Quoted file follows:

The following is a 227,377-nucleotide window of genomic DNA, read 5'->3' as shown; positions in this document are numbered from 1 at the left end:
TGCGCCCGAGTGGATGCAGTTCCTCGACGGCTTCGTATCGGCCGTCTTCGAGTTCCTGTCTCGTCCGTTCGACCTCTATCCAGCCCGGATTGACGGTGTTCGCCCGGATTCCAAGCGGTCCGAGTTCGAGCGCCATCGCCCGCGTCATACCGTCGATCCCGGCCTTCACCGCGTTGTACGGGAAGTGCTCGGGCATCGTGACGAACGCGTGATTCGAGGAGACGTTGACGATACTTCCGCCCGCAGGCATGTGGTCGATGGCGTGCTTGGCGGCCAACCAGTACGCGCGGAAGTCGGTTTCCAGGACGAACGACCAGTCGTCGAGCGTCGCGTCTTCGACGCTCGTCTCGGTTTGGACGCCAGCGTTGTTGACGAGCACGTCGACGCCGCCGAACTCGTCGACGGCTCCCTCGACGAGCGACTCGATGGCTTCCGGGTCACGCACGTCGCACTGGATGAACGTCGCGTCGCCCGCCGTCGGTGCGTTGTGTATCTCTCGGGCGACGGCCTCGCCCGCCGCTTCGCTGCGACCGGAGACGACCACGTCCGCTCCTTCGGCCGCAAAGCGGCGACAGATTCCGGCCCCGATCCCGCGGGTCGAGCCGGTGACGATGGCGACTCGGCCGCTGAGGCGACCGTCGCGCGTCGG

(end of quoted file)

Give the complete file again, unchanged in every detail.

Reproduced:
The following is a 227,377-nucleotide window of genomic DNA, read 5'->3' as shown; positions in this document are numbered from 1 at the left end:
TGCGCCCGAGTGGATGCAGTTCCTCGACGGCTTCGTATCGGCCGTCTTCGAGTTCCTGTCTCGTCCGTTCGACCTCTATCCAGCCCGGATTGACGGTGTTCGCCCGGATTCCAAGCGGTCCGAGTTCGAGCGCCATCGCCCGCGTCATACCGTCGATCCCGGCCTTCACCGCGTTGTACGGGAAGTGCTCGGGCATCGTGACGAACGCGTGATTCGAGGAGACGTTGACGATACTTCCGCCCGCAGGCATGTGGTCGATGGCGTGCTTGGCGGCCAACCAGTACGCGCGGAAGTCGGTTTCCAGGACGAACGACCAGTCGTCGAGCGTCGCGTCTTCGACGCTCGTCTCGGTTTGGACGCCAGCGTTGTTGACGAGCACGTCGACGCCGCCGAACTCGTCGACGGCTCCCTCGACGAGCGACTCGATGGCTTCCGGGTCACGCACGTCGCACTGGATGAACGTCGCGTCGCCCGCCGTCGGTGCGTTGTGTATCTCTCGGGCGACGGCCTCGCCCGCCGCTTCGCTGCGACCGGAGACGACCACGTCCGCTCCTTCGGCCGCAAAGCGGCGACAGATTCCGGCCCCGATCCCGCGGGTCGAGCCGGTGACGATGGCGACTCGGCCGCTGAGGCGACCGTCGCGCGTCGG